Summer Safety with Kids

Summer Safety with Kids

Summer Safety with Kids


Keep your children safe this holiday by keeping in mind some easy extra precautions. 

Protect Their Ears

According to a study , 12% to 15% of school-aged children have some level of hearing difficulties that can be credited to noise damage. 

Despite this astounding numbers, I believe it is the least remembered safety precaution. I'll admit, I haven't thought too much about this unless I'm at a loud event with my daughters. Now that I am aware, I wanted to educate you how to protect your child's hearing.

Hearing loss of hearing can lead to speech delays, social difficulties & decreased academic scores if not caught and treated early so let's protect those ears with ear plugs (if older than 7 years old), ear muffs (as young as 6 weeks old), and sitting farther way from the source of noise (this time of year at least 500 feet from the launch area of the fireworks).

Avoid Eye Injuries

The CPSC says 19% of all firework related injuries occur to the eyes. This ranges from scratches and blurred vision to blindness. I also want to point out that this 19% that they list is not of "just" 50 or 100 injuries. It is 19% of 9,100 every year from fireworks! 

Follow these rules with your children to prevent eye injuries:

  • Don't let children light or play with fireworks. Period.
  • Sit a safe distance away from the fireworks. This is vague as it depends on the type of fireworks being lit. Use your discretion but remember that spectators also are at high risk if not at a safe distance away.
  • The adult lighting the fireworks should wear safety goggles
  • Never shoot fireworks towards people.
  • FYI: Sparklers can heat up to the same level as a blow torch~2000 degrees!


Crowd Safety

Having your child abducted is in every mother's top 10 worst nightmares. Unfortunately, the NCIC stated that in the end of 2017 32,000 children under 18 were in the missing persons file database.

Here are some ways to keep your child safe while in public.

  • Educate them on who a stranger is.
  • Discuss stranger conversation safety. Have them ask you before talking to an unknown adult.
  • Teach your children basic identifying information such as their full name, your phone number and name & where they live.
  • Educate them on staying where they can see you at all times.

Sun Safety

Skin cancer is the most common form of cancer in the US and sunburns and excessive, unprotected levels of sun time is the leading cause of that cancer!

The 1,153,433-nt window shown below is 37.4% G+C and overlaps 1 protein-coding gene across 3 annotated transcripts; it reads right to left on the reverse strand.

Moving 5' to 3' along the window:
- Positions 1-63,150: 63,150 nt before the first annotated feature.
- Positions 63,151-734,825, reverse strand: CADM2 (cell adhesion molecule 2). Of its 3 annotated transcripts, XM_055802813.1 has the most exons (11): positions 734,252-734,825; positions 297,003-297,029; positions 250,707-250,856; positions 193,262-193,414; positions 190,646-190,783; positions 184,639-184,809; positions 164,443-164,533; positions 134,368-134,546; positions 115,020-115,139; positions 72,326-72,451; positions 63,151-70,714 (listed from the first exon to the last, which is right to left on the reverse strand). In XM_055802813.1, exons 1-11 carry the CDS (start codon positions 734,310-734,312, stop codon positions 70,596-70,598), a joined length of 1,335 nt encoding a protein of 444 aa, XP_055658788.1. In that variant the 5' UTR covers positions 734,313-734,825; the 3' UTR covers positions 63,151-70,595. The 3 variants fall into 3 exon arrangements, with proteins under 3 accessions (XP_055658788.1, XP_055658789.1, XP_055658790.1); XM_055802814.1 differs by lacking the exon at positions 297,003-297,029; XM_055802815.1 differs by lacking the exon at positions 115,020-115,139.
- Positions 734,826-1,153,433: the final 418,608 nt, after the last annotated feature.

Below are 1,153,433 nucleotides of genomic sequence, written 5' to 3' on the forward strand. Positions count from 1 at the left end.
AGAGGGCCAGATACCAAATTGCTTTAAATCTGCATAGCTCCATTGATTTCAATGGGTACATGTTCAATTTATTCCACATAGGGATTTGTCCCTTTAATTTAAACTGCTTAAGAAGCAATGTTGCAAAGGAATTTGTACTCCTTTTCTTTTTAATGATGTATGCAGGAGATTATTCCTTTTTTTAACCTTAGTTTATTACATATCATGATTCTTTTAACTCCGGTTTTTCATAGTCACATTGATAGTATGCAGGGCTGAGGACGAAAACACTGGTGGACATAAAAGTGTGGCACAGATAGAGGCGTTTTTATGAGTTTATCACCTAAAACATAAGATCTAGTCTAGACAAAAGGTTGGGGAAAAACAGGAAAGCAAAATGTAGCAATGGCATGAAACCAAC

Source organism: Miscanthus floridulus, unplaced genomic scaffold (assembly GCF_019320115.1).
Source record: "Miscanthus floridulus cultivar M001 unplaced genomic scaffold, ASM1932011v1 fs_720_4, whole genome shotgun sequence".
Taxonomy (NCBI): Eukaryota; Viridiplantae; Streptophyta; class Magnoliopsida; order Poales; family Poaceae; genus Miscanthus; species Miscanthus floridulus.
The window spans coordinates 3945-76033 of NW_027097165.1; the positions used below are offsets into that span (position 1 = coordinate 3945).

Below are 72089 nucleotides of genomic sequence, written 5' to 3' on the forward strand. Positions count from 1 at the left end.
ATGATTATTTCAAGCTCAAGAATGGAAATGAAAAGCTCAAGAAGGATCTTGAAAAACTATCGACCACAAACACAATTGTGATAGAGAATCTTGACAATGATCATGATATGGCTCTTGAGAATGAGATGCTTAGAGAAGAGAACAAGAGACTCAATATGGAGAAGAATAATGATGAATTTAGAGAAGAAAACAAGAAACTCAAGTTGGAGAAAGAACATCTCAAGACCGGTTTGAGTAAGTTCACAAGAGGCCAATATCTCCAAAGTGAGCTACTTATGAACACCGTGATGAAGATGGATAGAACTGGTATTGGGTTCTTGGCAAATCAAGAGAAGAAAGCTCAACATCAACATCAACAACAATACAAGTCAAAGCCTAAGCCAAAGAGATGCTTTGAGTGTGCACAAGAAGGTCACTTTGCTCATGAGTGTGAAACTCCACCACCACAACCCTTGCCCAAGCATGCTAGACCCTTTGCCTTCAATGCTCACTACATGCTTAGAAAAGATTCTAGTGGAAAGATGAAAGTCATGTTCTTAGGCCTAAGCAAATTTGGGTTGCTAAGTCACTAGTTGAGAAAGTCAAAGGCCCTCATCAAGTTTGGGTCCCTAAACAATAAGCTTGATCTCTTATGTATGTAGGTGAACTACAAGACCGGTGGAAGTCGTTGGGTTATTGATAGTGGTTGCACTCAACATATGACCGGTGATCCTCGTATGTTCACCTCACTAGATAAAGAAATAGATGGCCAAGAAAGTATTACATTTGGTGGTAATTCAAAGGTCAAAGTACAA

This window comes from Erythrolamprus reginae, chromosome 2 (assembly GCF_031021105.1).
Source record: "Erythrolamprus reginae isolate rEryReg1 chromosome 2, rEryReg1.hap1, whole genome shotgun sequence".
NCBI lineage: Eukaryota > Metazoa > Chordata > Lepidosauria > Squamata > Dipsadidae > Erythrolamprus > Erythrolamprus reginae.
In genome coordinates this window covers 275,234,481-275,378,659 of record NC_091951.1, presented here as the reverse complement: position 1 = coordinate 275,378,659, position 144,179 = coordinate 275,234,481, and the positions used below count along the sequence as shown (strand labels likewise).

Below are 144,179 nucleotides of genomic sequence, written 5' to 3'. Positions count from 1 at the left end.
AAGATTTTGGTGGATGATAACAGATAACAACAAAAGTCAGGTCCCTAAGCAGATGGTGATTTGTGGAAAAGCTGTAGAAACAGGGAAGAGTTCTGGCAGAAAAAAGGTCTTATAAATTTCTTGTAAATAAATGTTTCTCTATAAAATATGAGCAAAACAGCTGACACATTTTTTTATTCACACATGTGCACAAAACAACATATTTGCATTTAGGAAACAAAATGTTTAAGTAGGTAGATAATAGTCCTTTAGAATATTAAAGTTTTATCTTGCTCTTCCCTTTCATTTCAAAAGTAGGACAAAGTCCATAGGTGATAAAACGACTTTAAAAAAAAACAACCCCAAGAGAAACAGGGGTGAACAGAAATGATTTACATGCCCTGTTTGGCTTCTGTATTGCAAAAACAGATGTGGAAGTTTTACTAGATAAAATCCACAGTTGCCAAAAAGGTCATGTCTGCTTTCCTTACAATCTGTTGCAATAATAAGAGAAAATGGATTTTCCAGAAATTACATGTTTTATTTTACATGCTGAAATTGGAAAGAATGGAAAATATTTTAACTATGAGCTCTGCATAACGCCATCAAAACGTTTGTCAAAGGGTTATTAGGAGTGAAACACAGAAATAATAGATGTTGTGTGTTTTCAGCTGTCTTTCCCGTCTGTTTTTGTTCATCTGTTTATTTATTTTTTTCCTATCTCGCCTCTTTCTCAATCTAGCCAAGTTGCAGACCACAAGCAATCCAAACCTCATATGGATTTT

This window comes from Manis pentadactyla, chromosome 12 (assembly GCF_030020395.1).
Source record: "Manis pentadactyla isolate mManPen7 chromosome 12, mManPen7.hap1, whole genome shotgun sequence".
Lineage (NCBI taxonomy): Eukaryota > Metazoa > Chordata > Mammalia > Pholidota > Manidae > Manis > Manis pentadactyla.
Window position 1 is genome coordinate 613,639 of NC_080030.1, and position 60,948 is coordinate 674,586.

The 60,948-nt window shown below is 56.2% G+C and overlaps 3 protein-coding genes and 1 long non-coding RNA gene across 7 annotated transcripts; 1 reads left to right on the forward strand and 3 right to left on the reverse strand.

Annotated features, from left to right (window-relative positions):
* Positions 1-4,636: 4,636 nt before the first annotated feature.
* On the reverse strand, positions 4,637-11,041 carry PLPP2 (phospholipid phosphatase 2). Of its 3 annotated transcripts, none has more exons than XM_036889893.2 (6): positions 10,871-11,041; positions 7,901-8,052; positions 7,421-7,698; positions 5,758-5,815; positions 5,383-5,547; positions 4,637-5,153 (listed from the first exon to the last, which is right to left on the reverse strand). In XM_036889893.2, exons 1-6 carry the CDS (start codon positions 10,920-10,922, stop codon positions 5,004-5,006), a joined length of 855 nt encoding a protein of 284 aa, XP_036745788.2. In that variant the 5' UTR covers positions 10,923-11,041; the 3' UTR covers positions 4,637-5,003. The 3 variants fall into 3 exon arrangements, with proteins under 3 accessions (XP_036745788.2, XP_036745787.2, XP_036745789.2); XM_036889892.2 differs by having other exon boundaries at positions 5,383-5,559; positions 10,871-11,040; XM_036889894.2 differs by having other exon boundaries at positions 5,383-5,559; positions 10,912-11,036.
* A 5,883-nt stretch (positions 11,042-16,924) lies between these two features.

• Use 30+ spf sun screen
  • Reapply as directed (typically 1 1/2 hours to 3 hours later)
  • Reapply more if you/they are sweaty or swimming
  • Wear protective clothing
  • Wear a hat
  • Wear sunglasses
  • Stay in the shade as much as possible
  • Avoid peak sun hours 

Remember, you and your child may be exposed more to the suns damaging rays on a cloudy day than a sunny day to still take precautions.

Stay Hydrated

4/5 Americans don't drink enough water (Cascade Business News)  and according to National Health and Nutrition Examination Survey over half of children had "inadequate hydration". WHAT?! I found this crazy. Most Americans have access to clean water so lets utilize it and keep ourselves and our children hydrated. Dehydration can affect our concentration, GI difficulties, bad breath, dry skin and increases irritability. 

For adults you want to drink half of your body weight in ounces. For children, they should drink 1 8 ounce cup for every year old they are, according to This is on top of the other fluids you and they are drinking.

Water Caution

Lastly, I am sad to report that the CDC averages 2 children under 14 accidentally drown per day. This could be at a lake, a pool or even in the bathtub. During this fun holiday, many families visit nearby lakes and pools and this is a GREAT activity to bond, have FUN, cool off and improve gross motor skills. Just remember to follow simple safety rules to keep everybody safe.

Have children under 13 wear a life jacket near large bodies of water at all times; this includes on boats and docks.

Never take "bath breaks" when cleaning off the sunscreen or bug spray from the day. A "bath break" is a quick moment you step away when your child is in the bath tub. It takes only a few minutes for them to drown and it is very easy to get distracted and stay "just a moment" longer away than you expected. 

Stay actively aware of where your children are when near water and never let them swim alone.


I wrote this not for you to not have fun or fret about safety the entire summer but, to keep in mind the simple practices to keep everybody safe and having FUN! Were you surprised by any of these facts or tips? Do you have anything I should add? Let me know in the comments.

~Mikala Simon

Info-graphic of Safety tips for children in the summer

Leave a comment

* Required fields

Please note, comments must be approved before they are published